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‘Marche HLM, 2013’ as part of Jamm Rek: Quotidien Senegal a photography exhibition by Laylah Amatullah Barrayn (USA)
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Top ‘Les Femme Paying Respect to Mame Diarra Bousso, 2015’ and bottom ‘Baye Fall Alamadies, 2014’ as part of Jamm Rek: Quotidien Senegal a photography exhibition by Laylah Amatullah Barrayn (USA)
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‘Sokhna Khady Ba, 2014’ as part of Jamm Rek: Quotidien Senegal a photography exhibition by Laylah Amatullah Barrayn (USA)
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Curator of Jamm Rek: Quotidien Senegal a photography exhibition by Laylah Amatullah Barrayn (USA), Atim Annette Oton, speaking to my friend Wasi
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Somerset House Seaman’s Hall at dusk
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‘Baga Nimba (Gold), 2019’ by Niyi Olagunju (Nigeria)
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‘Green button Qarboush, 2019’ by Qarm Qart (Egypt)
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Triptych of ‘The Urban Mask, 2019’ by Kagiso Patrick Mautloa (South Africa)
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Guests mingling
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With Aude Konan a writer and filmmaker from Ivory Coast
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With legendary photographers Joy Gregory (UK) and Sunil Gupta (India)
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With Arlene Wandera a sculptor from Kenya.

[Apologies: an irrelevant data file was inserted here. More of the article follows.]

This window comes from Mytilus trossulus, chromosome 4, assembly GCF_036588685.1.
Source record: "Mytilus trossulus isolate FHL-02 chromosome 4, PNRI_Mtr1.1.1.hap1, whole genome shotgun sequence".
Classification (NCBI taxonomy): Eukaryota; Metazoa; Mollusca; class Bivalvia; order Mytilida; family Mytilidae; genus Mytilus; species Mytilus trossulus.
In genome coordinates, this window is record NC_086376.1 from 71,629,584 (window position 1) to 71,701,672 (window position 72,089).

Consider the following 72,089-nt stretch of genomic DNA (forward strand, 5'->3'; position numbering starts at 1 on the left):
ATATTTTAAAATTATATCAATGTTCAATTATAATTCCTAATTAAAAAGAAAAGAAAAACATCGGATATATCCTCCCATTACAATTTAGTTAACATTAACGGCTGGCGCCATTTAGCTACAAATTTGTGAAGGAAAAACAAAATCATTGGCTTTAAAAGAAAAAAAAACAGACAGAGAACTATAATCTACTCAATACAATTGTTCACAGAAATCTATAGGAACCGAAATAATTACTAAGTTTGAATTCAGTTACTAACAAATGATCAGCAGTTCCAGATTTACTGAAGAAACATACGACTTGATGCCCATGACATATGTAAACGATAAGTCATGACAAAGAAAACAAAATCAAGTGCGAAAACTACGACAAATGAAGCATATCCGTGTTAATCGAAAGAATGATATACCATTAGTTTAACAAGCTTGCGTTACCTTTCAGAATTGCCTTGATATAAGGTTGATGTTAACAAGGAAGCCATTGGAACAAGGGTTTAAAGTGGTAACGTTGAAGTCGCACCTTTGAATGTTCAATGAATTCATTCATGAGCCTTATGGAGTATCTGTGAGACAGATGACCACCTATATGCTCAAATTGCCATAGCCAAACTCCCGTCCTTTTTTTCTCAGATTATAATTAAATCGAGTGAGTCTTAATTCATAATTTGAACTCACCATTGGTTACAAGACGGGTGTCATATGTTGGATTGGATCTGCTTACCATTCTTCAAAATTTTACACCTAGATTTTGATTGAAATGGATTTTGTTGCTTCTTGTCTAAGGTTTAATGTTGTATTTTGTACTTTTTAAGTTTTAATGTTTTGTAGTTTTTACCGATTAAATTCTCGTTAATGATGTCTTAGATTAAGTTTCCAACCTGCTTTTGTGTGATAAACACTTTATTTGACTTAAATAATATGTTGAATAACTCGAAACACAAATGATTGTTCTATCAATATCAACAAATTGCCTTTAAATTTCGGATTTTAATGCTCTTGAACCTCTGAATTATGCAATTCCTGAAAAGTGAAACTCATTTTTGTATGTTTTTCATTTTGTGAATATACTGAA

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With artists Celine_A (France) and Evans Mbugua (Kenya)
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Somerset House courtyard at night

It was an early start for me as I RSVP’d to be at the Press Preview breakfast and launch of the 1-54 Contemporary African Art Fair. The previous day it was raining heavily on and off and I was hoping that the weather would stay nice and calm. Luckily the sun came out to play and the morning air was crisp, but it was cold. And it is Black History Month!

This is the seventh edition of the fair which is held at Somerset House with 45 galleries from Europe, Africa, the Middle East and North America showcasing contemporary African art from all over the world with 15 of those galleries showcasing for the first time.

This year, the 1-54 Courtyard Sculpture Commission is The Fortress by Angolan artist Kiluanji Kia Henda and for South African Mary Sibande, a first major solo UK exhibition of her photographic and sculptural works I Came Apart at the Seams which will continue on after the fair has ended until 5th January 2020. Another solo exhibition that will continue on after the fair until 20th October is an Afrofuturist tableaux Water Life by Ethiopian photographer and artist, Aïda Muluneh with a further nine solo exhibitions by various artists being displayed during the fair.

For me, this year 1-54 was an amazing experience as it was a long day of looking at artwork, networking and taking pictures. I even managed to squeeze in a visit to a pop-up hosted by Mak Gallery of a photography exhibition Jamm Rek: Quotidien Senegal by Laylah Amatullah Barrayn which ends on the same day on Sunday 6th October as 1-54. So, if you are in the area, please go and check it out. The address is 62 Church Street, London, NW8 8ET – nearest station is Edgware Road.

I went back to Somerset House for the evening event of drinks and more networking then I decided to call it a night.

Please give yourself plenty of time to walk through the fair’s space if you do decide to go, as there is so much to see judging from the ‘few’ photographs I have shared. And there are also screenings and talks happening as well, which are free to ticket holders, but you will need to book as spaces can be limited.

If you are reading this before the 06th of October and are in London, please go and see it. I highly recommend it.
Tickets are £25.00 for Day Ticket/ £10.00 concessions. Children under 12 go free.  Friday is FREE for students with student ID.

#ContemporaryAfricanArt